This woman stole my heart when I was 12.
The allure of Vampirella, I think, needs no explanation. The only explanation necessary about Dejah Thoris, the Incomparable Princess of Mars (besides the obvious), is that she and her one true love, Capt. John Carter, gentleman of Virginia, were the unforgettable protagonists of Edgar Rice Burroughs’ first novel — and, I believe his best.
But his third novel is the one which truly captured the imagination of America in the year 1912. Tarzan of the Apes touched something in the American psyche, especially the psyches of American males.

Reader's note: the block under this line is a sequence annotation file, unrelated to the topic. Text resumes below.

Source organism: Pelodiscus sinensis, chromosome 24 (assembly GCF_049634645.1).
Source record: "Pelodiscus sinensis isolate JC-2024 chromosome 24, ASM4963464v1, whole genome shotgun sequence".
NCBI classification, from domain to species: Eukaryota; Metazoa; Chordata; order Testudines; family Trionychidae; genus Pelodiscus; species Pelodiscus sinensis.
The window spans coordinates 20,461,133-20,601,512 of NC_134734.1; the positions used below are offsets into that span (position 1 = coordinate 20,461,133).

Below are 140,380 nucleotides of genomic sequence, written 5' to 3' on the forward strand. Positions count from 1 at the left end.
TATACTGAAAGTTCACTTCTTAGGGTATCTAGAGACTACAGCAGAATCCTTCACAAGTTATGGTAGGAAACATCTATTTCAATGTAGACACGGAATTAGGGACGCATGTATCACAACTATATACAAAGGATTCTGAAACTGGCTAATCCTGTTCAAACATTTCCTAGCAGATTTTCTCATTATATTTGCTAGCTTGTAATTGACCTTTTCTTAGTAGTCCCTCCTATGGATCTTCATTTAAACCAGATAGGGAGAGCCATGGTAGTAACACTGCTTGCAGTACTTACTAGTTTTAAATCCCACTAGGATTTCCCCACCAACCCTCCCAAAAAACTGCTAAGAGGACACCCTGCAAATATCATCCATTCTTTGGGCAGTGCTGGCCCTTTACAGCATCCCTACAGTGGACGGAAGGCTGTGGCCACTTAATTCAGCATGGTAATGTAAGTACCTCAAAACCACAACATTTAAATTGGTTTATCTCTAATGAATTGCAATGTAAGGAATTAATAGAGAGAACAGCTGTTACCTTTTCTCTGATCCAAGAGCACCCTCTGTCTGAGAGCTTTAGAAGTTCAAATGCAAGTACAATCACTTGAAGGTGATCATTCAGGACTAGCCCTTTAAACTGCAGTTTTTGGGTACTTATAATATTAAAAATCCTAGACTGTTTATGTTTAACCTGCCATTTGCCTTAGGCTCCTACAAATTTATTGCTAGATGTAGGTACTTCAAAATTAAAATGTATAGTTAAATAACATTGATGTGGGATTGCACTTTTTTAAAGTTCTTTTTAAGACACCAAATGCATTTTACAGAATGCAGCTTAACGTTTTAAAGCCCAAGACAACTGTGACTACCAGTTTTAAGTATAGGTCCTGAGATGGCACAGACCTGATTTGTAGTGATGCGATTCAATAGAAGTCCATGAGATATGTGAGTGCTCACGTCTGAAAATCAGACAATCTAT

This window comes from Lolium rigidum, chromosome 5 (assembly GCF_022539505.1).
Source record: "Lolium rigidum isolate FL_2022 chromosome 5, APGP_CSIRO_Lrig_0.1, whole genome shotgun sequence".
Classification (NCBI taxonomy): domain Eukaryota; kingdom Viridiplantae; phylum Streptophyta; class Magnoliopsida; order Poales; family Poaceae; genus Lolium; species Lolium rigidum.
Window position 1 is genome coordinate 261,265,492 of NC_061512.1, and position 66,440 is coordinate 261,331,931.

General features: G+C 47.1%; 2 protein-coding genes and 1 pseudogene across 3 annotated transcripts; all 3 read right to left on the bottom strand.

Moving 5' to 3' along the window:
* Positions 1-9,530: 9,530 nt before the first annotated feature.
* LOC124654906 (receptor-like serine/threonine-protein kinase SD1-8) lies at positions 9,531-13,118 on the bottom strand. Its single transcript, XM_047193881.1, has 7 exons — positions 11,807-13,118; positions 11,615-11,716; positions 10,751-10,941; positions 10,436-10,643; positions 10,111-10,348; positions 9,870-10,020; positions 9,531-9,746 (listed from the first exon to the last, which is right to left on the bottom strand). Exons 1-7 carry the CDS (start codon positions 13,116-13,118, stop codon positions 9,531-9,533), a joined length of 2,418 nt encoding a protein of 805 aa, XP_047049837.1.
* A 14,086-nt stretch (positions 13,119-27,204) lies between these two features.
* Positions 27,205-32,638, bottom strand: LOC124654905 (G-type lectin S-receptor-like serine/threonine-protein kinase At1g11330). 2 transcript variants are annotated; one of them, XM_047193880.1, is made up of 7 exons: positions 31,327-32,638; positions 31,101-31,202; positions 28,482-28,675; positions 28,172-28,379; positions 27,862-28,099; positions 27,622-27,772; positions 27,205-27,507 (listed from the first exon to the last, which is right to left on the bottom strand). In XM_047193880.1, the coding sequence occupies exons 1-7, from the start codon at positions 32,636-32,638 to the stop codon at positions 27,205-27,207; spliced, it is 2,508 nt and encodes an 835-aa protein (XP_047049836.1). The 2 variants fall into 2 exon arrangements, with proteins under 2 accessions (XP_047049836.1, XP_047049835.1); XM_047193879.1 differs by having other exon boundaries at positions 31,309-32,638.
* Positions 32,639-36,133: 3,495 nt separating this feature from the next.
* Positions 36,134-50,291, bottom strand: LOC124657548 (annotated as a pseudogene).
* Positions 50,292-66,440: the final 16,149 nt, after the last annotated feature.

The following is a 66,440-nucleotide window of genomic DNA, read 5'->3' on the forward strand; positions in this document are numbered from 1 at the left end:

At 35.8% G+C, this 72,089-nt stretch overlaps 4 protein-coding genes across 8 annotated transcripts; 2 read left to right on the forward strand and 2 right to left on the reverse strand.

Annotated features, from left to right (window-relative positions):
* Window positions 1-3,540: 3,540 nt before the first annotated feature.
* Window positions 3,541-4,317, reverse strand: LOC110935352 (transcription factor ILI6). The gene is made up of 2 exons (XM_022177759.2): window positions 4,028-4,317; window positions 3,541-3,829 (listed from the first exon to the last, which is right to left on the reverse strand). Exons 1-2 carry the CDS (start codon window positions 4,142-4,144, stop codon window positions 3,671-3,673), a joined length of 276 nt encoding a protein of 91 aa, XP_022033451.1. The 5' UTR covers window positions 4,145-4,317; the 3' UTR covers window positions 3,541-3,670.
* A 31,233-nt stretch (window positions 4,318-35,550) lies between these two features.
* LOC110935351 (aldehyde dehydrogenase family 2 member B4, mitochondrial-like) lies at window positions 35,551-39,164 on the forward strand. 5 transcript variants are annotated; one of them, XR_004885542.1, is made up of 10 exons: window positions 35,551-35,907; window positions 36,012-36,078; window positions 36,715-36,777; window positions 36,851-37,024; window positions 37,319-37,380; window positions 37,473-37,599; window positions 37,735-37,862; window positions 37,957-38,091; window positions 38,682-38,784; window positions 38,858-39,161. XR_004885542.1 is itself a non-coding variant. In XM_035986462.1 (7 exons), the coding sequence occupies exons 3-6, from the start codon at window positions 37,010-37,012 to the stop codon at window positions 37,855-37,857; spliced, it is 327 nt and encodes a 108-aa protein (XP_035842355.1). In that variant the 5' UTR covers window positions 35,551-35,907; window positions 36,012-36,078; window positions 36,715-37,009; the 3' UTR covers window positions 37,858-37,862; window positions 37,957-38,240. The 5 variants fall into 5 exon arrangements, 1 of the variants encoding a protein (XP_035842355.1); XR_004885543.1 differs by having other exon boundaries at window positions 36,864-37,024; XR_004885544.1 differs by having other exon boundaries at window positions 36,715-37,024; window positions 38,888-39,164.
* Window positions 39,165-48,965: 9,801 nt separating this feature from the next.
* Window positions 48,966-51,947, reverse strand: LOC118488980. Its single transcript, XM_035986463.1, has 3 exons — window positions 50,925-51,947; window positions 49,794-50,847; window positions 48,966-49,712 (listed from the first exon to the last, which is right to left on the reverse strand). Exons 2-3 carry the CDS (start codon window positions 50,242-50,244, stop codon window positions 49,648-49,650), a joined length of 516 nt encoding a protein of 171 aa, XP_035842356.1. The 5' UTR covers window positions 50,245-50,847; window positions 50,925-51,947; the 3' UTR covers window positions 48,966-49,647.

By the time I started reading the Tarzan series in the early ’70s, the character was slightly out of date. John Carter of Mars has a timeless quality about him; I’m not sure Tarzan does. If he does, I’m immune to the charm. I like Tarzan, but I’ve never identified with him like the public has for 97 years.
However, my gut feeling about the character has nothing to do with anybody else’s feelings. This essay is short, but telling, about the influence of a noble savage upon the adolescent mind. I, on the other hand, preferred the tales of a savage noble on Mars.
To each his own. Tarzan lives. John Carter lives. There are immortals, and they live not only in upon the landscapes of fiction, but upon the landscapes of our own hearts.